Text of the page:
(c) Desilu Productions 

 

No matter how much he tried to escape it – and by the mid-1970s he seemed pretty annoyed at the fact, because he penned a memoir called I am not Spock and refused for a time to be involved in the first Star Trek movie (which eventually did have him on board when it was released in 1979) – Nimoy was forever associated in people’s minds with a half-human alien who lived by the dictates of logic.  One who took orders from Captain William Shatner, incapacitated opponents using the very handy Vulcan nerve-pinch, and possessed the most famous pair of pointy ears on the planet.

 

Later, though, Nimoy seemed to make his peace with Star Trek and Mr Spock.  The second volume of his memoirs, published in 1995, was entitled I am Spock; and he continued making Star Trek movies into his old age.  He even appeared in the new, rebooted Star Trek films with Chris Pine, Zachary Quinto, Simon Pegg, Benedict Cumberbatch, etc., playing a venerable and sagacious Mr Spock from an alternative universe.

 

I have to say that, while I’m not a Star Trek fan, I think Nimoy made the right decision.  I’ve read some of his poems and heard a little of his singing.  And I like him much better as Mr Spock.

 

It must be galling for actors and actresses – trained in a profession where the goal is to become a human chameleon, to be able to step into the shoes of any character, inhabit their persona and imbue them convincingly with life onstage or onscreen – when your audience becomes fixated with one role you’ve played, or one TV show or film you’ve appeared in, and associates you with that for the rest of your career.  And very often, the role, show or film that the crass, fickle public saddles you with is something less than Shakespearean.

 

(c) De Laurentiis Entertainment Group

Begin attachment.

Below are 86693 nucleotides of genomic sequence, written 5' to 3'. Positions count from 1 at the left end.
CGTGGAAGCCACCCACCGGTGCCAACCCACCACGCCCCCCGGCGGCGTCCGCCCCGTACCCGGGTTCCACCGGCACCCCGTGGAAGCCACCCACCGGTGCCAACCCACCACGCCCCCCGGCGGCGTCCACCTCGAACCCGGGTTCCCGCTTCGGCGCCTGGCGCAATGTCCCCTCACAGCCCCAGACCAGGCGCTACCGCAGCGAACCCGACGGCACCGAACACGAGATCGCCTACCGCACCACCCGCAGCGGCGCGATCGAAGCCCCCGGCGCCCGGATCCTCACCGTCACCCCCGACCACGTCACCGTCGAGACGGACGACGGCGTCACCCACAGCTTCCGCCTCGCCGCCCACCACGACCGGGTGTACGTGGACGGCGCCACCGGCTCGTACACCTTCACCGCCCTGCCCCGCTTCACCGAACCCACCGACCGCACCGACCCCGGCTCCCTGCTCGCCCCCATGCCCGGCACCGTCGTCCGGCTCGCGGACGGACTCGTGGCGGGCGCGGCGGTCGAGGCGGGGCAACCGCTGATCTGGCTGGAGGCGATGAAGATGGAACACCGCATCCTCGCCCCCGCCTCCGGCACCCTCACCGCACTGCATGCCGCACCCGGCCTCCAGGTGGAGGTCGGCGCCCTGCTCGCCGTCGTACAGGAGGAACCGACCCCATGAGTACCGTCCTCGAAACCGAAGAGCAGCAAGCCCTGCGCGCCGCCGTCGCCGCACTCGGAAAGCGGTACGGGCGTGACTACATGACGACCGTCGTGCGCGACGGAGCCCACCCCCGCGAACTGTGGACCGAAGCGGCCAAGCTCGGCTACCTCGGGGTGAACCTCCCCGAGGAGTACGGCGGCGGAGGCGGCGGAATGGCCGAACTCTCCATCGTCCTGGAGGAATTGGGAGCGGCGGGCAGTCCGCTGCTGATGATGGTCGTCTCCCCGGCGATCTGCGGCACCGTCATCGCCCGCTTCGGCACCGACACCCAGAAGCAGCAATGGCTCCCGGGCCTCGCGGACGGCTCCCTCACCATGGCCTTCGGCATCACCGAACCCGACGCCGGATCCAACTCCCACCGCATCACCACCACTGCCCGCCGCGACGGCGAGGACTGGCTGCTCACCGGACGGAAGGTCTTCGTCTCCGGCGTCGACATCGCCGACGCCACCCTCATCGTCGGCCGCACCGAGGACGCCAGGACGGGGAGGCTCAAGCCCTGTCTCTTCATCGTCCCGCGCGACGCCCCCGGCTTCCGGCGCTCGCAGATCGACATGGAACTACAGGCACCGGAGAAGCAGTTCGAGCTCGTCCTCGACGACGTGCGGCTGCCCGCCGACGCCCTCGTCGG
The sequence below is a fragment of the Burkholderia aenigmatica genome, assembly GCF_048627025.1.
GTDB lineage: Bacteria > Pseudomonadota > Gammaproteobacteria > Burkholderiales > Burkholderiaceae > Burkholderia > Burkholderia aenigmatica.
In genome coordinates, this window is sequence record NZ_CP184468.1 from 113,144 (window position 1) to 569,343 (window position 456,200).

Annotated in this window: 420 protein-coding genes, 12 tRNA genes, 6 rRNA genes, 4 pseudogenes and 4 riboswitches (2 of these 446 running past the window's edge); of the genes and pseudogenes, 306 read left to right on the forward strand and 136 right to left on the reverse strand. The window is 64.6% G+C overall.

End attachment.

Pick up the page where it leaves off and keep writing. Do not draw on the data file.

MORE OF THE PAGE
I can think of two well-known Scottish actors who’ve had to deal with this.  Craggy, Dundonian performer Brian Cox has enjoyed a distinguished career in the theatre, on TV and in films.  But in 1986 he had a supporting role in Michael Mann’s dark thriller Manhunter, based on the novel Red Dragon by Thomas Harris.  He played an inmate in an institution for the criminally insane who’s onscreen for only a few minutes.  But that character was Dr Hannibal Lektor who, three years later, would win mass-popularity when Anthony Hopkins played him in Silence of the Lambs (with the character’s surname re-spelt as ‘Lector’).  For a long time afterwards, Cox had to put up with countless comments and queries about his turn as the first cinematic incarnation of Harris’s suave, Nietzschean super-cannibal.  Even now, he’s probably getting letters asking him what his thoughts are on the funky new leather jacket that Mads Mikkelsen will be wearing in season three of Hannibal.

 

Then there’s Crieff-born actor Dennis Lawson, who receives more mail about his role as Wedge Antilles in the original three Star Wars movies than about everything else he’s done put together.  This is despite the fact that he’s only in each movie for about a minute.  He’s seen climbing into an X-Wing Fighter before each big space-battle, sitting in the X-Wing Fighter during each big space-battle, and climbing out of the X-Wing Fighter after each big space-battle.  (Indeed, it was only when he filmed the climbing-out scenes that Lawson realised that his character had survived yet another movie.)  Still, his association with the films may have been welcomed in certain quarters of his family – two decades later, his nephew Ewan McGregor secured the role of Obi-Wan Kenobi in the Star Wars prequels.